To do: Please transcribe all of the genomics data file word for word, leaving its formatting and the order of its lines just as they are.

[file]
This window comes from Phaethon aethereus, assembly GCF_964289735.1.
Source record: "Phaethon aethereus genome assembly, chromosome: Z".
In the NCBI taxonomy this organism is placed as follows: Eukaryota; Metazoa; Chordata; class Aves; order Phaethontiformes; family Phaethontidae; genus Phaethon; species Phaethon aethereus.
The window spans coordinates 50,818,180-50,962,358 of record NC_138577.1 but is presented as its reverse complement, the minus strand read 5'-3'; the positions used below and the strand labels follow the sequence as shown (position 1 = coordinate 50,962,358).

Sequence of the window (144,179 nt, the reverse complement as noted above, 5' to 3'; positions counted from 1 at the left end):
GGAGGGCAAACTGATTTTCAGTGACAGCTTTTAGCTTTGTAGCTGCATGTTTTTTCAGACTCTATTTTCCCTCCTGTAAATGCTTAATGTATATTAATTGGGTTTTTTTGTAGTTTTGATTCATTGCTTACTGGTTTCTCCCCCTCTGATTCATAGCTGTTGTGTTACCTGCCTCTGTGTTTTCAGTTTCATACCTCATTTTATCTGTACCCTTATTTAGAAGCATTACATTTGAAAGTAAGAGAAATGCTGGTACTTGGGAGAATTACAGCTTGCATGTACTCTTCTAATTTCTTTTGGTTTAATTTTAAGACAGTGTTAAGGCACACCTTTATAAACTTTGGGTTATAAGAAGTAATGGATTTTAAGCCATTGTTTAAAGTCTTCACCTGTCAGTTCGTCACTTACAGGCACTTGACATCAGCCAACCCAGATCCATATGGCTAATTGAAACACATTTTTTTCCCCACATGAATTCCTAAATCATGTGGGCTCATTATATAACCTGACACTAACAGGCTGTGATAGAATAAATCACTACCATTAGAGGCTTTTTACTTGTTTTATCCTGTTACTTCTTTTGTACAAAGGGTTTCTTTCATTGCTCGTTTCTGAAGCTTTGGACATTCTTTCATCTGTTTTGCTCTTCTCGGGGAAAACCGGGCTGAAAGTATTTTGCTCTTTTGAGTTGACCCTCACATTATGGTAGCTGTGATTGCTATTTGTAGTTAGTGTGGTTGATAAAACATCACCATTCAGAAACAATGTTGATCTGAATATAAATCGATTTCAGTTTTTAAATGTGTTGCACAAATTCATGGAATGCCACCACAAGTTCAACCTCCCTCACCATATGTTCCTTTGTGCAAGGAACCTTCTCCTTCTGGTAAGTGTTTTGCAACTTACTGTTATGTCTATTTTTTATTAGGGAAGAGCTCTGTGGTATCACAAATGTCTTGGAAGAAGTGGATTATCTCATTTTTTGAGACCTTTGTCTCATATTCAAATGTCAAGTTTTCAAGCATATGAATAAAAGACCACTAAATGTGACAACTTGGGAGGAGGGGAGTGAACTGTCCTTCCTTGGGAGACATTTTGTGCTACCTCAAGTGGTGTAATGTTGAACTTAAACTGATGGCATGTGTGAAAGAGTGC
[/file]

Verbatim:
This window comes from Phaethon aethereus, assembly GCF_964289735.1.
Source record: "Phaethon aethereus genome assembly, chromosome: Z".
In the NCBI taxonomy this organism is placed as follows: Eukaryota; Metazoa; Chordata; class Aves; order Phaethontiformes; family Phaethontidae; genus Phaethon; species Phaethon aethereus.
The window spans coordinates 50,818,180-50,962,358 of record NC_138577.1 but is presented as its reverse complement, the minus strand read 5'-3'; the positions used below and the strand labels follow the sequence as shown (position 1 = coordinate 50,962,358).

Sequence of the window (144,179 nt, the reverse complement as noted above, 5' to 3'; positions counted from 1 at the left end):
GGAGGGCAAACTGATTTTCAGTGACAGCTTTTAGCTTTGTAGCTGCATGTTTTTTCAGACTCTATTTTCCCTCCTGTAAATGCTTAATGTATATTAATTGGGTTTTTTTGTAGTTTTGATTCATTGCTTACTGGTTTCTCCCCCTCTGATTCATAGCTGTTGTGTTACCTGCCTCTGTGTTTTCAGTTTCATACCTCATTTTATCTGTACCCTTATTTAGAAGCATTACATTTGAAAGTAAGAGAAATGCTGGTACTTGGGAGAATTACAGCTTGCATGTACTCTTCTAATTTCTTTTGGTTTAATTTTAAGACAGTGTTAAGGCACACCTTTATAAACTTTGGGTTATAAGAAGTAATGGATTTTAAGCCATTGTTTAAAGTCTTCACCTGTCAGTTCGTCACTTACAGGCACTTGACATCAGCCAACCCAGATCCATATGGCTAATTGAAACACATTTTTTTCCCCACATGAATTCCTAAATCATGTGGGCTCATTATATAACCTGACACTAACAGGCTGTGATAGAATAAATCACTACCATTAGAGGCTTTTTACTTGTTTTATCCTGTTACTTCTTTTGTACAAAGGGTTTCTTTCATTGCTCGTTTCTGAAGCTTTGGACATTCTTTCATCTGTTTTGCTCTTCTCGGGGAAAACCGGGCTGAAAGTATTTTGCTCTTTTGAGTTGACCCTCACATTATGGTAGCTGTGATTGCTATTTGTAGTTAGTGTGGTTGATAAAACATCACCATTCAGAAACAATGTTGATCTGAATATAAATCGATTTCAGTTTTTAAATGTGTTGCACAAATTCATGGAATGCCACCACAAGTTCAACCTCCCTCACCATATGTTCCTTTGTGCAAGGAACCTTCTCCTTCTGGTAAGTGTTTTGCAACTTACTGTTATGTCTATTTTTTATTAGGGAAGAGCTCTGTGGTATCACAAATGTCTTGGAAGAAGTGGATTATCTCATTTTTTGAGACCTTTGTCTCATATTCAAATGTCAAGTTTTCAAGCATATGAATAAAAGACCACTAAATGTGACAACTTGGGAGGAGGGGAGTGAACTGTCCTTCCTTGGGAGACATTTTGTGCTACCTCAAGTGGTGTAATGTTGAACTTAAACTGATGGCATGTGTGAAAGAGTGC